Seifoddini said, “For example, many Iranian managers attend universities in Azerbaijan to get doctorates. This is while the Israelis have infiltrated the country’s universities. Often, the topics proposed [to these Iranians] by the professors at Azerbaijan’s universities are in the interests of Israel and are solely conducted for collecting data on Iran, regardless of their scientific value. Israel can later access this data without spending any money.”
Issues to do with patriotism are among the other challenges standing in the way of warmer Iran-Azerbaijan relations. Baku has seemingly tried to provoke a sense of pan-Azeri patriotism among the Azeris in northwestern Iran over the years — and has been somewhat successful in doing so. Not all Iranian Azeris are in favor of this, as Iranian nationalism has been able to withstand Baku’s efforts. However, the impact of such endeavors on the hearts and minds of Iranian Azeris cannot be denied. Instances of Baku’s success in this regard can be seen at sports stadiums and in the slogans that are chanted by the fans of soccer teams in the northwestern Iranian city of Tabriz.
The head of the Center for Applied Politics at Baku’s Western Caspian University, Elkhan Sahinoglu, told Azerbaijan’s Yeni Musavat daily, “We do not intend to interfere in Iran’s domestic affairs. At the same time [we] cannot disregard the future of the Azeris who reside in Iran.”
Recent meetings between the two countries’ officials have nonetheless sparked speculation about the strengthening of bilateral ties. In addition to cooperating on delineating their portions of the Caspian Sea, Tehran has also become a more active player in resolving the Nagorno-Karabakh dispute, as Iran’s Foreign Ministry and Foreign Minister Mohammad Javad Zarif have proposed initiatives that have been welcomed by the Republic of Azerbaijan. All this has led to speculation about an improvement in ties between Tehran and Baku. Yet it would be foolish to think that warmer relations are only based on the advancement in the resolution of bilateral issues.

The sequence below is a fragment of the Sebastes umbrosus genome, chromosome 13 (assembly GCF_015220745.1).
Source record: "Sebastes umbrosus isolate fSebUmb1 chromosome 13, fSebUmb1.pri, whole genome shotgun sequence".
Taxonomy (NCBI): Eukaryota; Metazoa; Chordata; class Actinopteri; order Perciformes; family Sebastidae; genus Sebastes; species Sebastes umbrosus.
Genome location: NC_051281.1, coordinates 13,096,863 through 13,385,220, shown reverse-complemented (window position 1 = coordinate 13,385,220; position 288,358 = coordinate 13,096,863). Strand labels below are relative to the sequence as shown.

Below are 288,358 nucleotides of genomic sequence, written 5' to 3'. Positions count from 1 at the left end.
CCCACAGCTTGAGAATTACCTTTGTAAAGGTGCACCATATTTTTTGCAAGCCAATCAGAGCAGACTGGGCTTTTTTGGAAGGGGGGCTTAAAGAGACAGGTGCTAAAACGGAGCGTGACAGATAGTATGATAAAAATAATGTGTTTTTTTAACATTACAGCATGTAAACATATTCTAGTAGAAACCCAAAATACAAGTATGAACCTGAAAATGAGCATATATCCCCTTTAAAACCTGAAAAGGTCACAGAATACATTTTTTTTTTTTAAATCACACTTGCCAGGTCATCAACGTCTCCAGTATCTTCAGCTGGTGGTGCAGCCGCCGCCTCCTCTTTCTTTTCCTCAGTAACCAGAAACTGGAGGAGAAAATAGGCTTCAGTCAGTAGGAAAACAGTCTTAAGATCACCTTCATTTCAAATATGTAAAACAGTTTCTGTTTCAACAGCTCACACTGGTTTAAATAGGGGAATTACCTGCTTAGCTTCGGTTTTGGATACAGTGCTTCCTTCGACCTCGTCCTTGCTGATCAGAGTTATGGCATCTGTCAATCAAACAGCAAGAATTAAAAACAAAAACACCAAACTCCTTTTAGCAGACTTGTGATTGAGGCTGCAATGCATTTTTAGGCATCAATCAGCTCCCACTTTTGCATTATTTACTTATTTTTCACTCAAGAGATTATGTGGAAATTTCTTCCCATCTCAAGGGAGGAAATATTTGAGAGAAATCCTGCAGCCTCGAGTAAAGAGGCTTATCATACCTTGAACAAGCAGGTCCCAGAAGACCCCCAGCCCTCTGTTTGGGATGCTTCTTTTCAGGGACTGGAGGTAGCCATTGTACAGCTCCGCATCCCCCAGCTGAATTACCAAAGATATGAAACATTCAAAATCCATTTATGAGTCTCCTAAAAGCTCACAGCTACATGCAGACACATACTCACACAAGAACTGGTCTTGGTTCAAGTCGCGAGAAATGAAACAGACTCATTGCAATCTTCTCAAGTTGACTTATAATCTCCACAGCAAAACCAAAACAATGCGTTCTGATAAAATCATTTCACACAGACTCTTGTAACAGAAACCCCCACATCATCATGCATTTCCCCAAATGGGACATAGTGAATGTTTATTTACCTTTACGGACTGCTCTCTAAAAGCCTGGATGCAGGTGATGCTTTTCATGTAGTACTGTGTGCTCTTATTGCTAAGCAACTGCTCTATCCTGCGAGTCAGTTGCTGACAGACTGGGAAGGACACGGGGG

Seifoddini told Al-Monitor, “Iran has no intention, nor sees an advantage in interfering in Azerbaijan’s domestic affairs. For Tehran, it makes no difference what is going on in Azerbaijan domestically. Iran wants its relations with Azerbaijan to be just like any other country’s. It wants to increase its exchange with that country in the field of economy and energy. This is something that is also very important for Azerbaijan because it is a country enclosed by land and to reach open waters, it needs Iran.”
Yet Seifoddini added that the Islamic Republic also has strong motivations to maintain closer ties with its western neighbor — and that not everyone in Baku is in favor of the latter. He noted, “Global and regional actors such as the US, Turkey and Israel also play prominent roles in the future of Tehran-Baku relations. This is not to mention that there are different groups within Azerbaijan itself that have no desire to improve Tehran-Baku ties.”
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Saeid Jafari is an Iranian journalist and Middle East analyst. He has worked for such Iranian publications as Aseman, Khordad, Mosalas and Mehrnameh. He is the editor of the international and diplomatic section of the weekly Seda in addition to working for Khabar Online. Jafari has also published English-language articles in Iran Review. On Twitter: @jafariysaeid